Salem officials discuss ways to stop thefts at community garden
SALEM — The Conservation Commission is already looking at ways to ensure that next year’s harvest from the community gardens at Hawkins Farm ends up in the proper hands.
This past summer, there was a rash of vandalism and thefts at the farm that saw produce thieves taking advantage of the hard work of those who gardened the 24 plots at the community garden.
Overall, Conservation Commission member Joan Blondin said it was a good harvest for the year and that she and others are looking at ways to keep thefts down next year.
Blondin said she hopes the thefts don’t prevent gardeners from coming back next year.
“I talked to some of them, and I think I appeased them somewhat and they may come back next year,” said Blondin.
One of the gardeners did contact the police department, and the police did state they would increase surveillance and patrols at the garden next year, said Blondin.
“We are very grateful to them for that,” she said.
Police also suggested that the Conservation Commission purchase some trail cameras to record the vandals.
Blondin said the idea would likely be too expensive and that there might not be enough lighting at the garden to get a good identification from the videos.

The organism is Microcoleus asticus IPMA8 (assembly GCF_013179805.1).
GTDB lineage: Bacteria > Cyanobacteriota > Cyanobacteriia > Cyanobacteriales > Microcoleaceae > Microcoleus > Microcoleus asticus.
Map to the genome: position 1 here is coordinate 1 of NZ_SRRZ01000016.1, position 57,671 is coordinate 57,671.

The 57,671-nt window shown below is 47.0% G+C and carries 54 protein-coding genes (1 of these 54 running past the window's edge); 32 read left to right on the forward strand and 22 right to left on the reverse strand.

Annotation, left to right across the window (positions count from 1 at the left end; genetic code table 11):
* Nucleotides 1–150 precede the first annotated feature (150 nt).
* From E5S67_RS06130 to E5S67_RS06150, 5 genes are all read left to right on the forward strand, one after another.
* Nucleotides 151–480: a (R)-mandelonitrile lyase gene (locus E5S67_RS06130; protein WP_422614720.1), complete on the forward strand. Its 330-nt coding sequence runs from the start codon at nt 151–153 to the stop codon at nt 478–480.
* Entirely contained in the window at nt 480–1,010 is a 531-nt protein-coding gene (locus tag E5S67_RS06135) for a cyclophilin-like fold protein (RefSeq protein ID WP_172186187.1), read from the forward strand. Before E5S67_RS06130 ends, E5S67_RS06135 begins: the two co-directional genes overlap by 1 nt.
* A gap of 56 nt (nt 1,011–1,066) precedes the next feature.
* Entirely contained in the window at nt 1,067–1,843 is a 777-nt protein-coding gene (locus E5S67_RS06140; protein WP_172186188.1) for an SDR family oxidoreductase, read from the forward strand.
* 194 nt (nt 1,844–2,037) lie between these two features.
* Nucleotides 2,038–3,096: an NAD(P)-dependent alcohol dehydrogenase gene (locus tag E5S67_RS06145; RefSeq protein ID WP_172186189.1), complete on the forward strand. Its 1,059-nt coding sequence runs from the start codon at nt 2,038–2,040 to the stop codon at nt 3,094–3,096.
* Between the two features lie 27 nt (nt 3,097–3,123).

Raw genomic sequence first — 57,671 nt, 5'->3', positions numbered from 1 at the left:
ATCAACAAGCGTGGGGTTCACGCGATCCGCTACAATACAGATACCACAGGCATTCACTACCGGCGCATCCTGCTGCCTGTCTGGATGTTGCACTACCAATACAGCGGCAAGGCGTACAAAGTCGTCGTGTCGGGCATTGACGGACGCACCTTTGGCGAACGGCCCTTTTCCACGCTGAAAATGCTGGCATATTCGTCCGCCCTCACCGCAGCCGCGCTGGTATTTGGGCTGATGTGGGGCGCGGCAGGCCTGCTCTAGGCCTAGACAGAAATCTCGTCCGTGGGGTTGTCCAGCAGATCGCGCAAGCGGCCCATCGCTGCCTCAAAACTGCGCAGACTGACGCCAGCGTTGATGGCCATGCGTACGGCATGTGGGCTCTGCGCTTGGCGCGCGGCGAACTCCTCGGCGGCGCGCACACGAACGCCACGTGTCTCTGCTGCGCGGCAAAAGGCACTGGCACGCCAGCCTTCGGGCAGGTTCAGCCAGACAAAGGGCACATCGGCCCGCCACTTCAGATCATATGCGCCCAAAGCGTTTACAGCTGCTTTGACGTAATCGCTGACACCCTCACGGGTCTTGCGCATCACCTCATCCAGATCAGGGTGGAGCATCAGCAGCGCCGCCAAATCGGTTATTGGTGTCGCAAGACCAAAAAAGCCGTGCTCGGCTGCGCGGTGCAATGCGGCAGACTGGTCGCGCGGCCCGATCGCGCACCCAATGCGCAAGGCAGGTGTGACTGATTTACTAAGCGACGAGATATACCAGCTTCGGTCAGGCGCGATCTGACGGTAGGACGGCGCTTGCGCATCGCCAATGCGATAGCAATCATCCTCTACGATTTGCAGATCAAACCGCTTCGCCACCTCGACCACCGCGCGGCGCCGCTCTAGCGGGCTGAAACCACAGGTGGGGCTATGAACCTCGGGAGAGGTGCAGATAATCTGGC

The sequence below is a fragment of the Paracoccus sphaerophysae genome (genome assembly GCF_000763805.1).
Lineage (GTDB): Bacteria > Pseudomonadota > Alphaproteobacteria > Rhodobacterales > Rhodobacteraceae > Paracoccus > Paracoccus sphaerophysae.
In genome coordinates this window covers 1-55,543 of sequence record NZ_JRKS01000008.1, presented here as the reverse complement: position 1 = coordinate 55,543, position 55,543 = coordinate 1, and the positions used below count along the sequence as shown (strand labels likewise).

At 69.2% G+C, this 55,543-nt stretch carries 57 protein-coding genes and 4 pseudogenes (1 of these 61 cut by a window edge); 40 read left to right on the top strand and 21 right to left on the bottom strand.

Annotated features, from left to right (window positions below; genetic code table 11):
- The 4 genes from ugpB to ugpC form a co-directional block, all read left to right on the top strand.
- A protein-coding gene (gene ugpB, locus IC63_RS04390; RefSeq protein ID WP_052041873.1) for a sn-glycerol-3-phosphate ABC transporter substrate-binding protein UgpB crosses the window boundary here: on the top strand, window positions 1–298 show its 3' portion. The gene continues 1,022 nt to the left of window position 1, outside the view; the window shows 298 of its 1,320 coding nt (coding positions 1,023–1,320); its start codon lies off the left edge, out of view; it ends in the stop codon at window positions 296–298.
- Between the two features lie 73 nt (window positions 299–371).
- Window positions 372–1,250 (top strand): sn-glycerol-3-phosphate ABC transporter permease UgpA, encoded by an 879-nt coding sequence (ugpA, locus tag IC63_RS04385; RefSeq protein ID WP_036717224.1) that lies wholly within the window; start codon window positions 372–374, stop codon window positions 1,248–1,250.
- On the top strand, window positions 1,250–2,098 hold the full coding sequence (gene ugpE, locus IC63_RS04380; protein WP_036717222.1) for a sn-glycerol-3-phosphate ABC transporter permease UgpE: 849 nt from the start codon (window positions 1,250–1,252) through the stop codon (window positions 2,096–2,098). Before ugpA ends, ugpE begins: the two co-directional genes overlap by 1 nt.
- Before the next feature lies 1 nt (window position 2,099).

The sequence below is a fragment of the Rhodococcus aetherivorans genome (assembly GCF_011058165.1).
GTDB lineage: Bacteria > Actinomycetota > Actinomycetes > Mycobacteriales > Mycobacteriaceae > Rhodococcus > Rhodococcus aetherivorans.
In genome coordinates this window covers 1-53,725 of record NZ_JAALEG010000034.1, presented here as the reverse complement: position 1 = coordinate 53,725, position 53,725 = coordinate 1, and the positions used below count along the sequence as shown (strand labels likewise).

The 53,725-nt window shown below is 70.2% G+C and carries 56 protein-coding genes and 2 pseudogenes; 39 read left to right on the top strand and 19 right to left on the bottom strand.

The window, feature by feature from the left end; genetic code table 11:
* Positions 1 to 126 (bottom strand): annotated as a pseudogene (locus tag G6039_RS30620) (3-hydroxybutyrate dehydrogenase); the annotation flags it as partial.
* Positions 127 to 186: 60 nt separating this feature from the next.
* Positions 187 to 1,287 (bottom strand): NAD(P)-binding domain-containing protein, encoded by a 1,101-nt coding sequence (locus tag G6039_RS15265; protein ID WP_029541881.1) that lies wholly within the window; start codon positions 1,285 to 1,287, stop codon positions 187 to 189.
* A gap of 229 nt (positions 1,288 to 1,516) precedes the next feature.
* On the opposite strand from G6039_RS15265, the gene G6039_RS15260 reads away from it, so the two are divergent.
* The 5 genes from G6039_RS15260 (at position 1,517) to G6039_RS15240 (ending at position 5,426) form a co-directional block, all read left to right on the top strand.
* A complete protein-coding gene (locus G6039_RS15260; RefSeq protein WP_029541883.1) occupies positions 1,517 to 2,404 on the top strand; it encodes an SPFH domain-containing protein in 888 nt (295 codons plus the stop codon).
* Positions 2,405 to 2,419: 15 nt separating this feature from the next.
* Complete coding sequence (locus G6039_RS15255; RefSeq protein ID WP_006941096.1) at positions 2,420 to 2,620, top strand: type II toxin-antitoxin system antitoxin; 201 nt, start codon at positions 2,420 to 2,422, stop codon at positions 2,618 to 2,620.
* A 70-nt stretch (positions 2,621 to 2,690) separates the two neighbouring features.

She said the best way to approach the problem is by having more people, including herself, visible at the gardens.
In 2012, Blondin said she was at the garden three or four times per day and there wasn’t as large of an issue with theft.
“This year, I was not able to be as visible as I would have liked to,” Blondin said. However, she said she has talked to other gardeners about helping her provide more visibility next year.
Conservation Commission Chairman William Dumont applauded the efforts to get support from outside the commission.
“This really is a community project and not just a Conservation Commission project,” he said.
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